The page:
NAHB Housing Market Index: "Builder Confidence Slips Two Points as Lumber Prices Soar"
The National Association of Home Builders (NAHB) Housing Market Index (HMI) is a gauge of builder opinion on the relative level of current and future single-family home sales. It is a diffusion index, which means that a reading above 50 indicates a favorable outlook on home sales; below 50 indicates a negative outlook.
The latest reading of 68, down 2 from last month's revised number, came in at the Investing.com forecast.
Here is the opening of this morning's monthly update:
Builder confidence in the market for newly built single-family homes fell two points to 68 in June on the NAHB/Wells Fargo Housing Market Index (HMI). The decline was due in large part to sharply elevated lumber prices, although sentiment remains on solid footing.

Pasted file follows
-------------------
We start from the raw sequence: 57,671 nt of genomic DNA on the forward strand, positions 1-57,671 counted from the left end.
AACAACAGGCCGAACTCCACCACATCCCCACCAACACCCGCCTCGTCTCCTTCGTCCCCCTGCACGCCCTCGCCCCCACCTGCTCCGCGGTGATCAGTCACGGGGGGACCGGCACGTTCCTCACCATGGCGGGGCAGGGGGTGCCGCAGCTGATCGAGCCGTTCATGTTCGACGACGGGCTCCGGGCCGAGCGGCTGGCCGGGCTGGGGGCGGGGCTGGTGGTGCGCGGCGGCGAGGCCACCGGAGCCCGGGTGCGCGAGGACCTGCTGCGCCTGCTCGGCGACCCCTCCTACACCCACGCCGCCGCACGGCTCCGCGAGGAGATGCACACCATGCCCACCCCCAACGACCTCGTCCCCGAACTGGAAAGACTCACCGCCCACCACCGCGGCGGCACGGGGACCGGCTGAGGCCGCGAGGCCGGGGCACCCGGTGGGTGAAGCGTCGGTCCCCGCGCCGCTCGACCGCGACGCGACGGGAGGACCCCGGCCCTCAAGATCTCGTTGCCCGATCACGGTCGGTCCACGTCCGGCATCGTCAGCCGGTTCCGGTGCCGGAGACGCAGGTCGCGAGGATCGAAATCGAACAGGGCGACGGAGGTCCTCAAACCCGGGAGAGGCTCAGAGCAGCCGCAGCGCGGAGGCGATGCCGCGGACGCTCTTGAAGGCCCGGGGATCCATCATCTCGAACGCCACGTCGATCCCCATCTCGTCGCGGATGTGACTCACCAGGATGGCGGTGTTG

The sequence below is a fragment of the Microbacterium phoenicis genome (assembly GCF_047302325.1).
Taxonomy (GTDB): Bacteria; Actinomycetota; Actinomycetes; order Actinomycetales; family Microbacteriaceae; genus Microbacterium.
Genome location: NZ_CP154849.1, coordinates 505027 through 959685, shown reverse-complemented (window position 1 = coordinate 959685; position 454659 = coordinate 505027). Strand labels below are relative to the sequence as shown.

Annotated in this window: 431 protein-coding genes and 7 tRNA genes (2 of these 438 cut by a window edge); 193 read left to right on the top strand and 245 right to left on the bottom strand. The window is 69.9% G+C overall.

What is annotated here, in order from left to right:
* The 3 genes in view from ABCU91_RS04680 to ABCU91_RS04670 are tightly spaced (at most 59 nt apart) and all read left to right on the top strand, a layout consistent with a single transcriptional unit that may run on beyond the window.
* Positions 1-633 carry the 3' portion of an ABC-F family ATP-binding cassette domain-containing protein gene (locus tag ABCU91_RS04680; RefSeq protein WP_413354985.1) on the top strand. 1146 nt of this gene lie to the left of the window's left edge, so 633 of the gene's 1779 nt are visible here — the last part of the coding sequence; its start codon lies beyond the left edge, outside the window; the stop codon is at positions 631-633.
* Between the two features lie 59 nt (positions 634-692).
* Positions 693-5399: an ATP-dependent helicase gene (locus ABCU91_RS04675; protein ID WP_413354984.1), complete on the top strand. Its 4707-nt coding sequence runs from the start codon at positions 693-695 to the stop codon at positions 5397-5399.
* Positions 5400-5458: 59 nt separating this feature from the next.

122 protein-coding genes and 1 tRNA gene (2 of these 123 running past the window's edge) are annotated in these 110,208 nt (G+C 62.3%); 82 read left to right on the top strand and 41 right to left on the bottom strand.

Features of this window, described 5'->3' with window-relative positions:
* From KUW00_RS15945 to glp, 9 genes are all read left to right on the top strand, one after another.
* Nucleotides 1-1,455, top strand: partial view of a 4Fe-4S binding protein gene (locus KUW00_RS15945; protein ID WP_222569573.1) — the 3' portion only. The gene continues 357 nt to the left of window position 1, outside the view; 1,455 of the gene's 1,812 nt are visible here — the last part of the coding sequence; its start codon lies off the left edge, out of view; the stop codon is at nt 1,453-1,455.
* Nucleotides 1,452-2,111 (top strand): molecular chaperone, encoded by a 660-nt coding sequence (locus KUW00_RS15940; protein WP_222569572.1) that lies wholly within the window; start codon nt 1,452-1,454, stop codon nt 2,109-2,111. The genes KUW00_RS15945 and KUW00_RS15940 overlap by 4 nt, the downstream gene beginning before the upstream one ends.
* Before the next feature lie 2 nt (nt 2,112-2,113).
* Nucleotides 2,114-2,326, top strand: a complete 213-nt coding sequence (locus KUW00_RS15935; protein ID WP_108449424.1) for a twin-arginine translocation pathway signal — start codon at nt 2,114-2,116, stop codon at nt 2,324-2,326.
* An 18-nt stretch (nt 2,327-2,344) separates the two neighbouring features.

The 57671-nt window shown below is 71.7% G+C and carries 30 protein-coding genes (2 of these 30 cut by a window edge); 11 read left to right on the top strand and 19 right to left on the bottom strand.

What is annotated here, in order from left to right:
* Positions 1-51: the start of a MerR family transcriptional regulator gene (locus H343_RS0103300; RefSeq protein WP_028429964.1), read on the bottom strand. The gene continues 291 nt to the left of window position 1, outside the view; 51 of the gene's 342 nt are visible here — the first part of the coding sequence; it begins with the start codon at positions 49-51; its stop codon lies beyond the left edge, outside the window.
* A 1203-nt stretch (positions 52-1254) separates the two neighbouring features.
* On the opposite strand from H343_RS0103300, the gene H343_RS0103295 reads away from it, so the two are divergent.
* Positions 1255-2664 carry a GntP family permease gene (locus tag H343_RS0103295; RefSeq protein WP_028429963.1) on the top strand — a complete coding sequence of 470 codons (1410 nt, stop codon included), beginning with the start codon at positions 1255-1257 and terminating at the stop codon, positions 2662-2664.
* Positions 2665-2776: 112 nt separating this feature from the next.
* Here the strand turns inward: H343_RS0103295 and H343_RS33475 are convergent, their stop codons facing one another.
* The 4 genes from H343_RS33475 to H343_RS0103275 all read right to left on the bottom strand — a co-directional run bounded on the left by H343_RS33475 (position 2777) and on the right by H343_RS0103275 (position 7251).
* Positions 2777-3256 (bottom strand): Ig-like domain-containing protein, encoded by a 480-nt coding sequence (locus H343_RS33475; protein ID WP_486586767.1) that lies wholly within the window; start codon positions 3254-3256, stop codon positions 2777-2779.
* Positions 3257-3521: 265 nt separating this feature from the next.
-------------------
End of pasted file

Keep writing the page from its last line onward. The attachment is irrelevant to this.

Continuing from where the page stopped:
“Builders are optimistic about housing market conditions as consumer demand continues to grow,” said NAHB Chairman Randy Noel. “However, builders are increasingly concerned that tariffs placed on Canadian lumber and other imported products are hurting housing affordability. Record-high lumber prices have added nearly $9,000 to the price of a new single-family home since January 2017.” [link to report]
Here is the historical series, which dates from 1985.
The HMI correlates fairly closely with broad measures of consumer confidence. Here is a pair of overlays with the Michigan Consumer Sentiment Index (through the previous month) and the Conference Board's Consumer Confidence Index.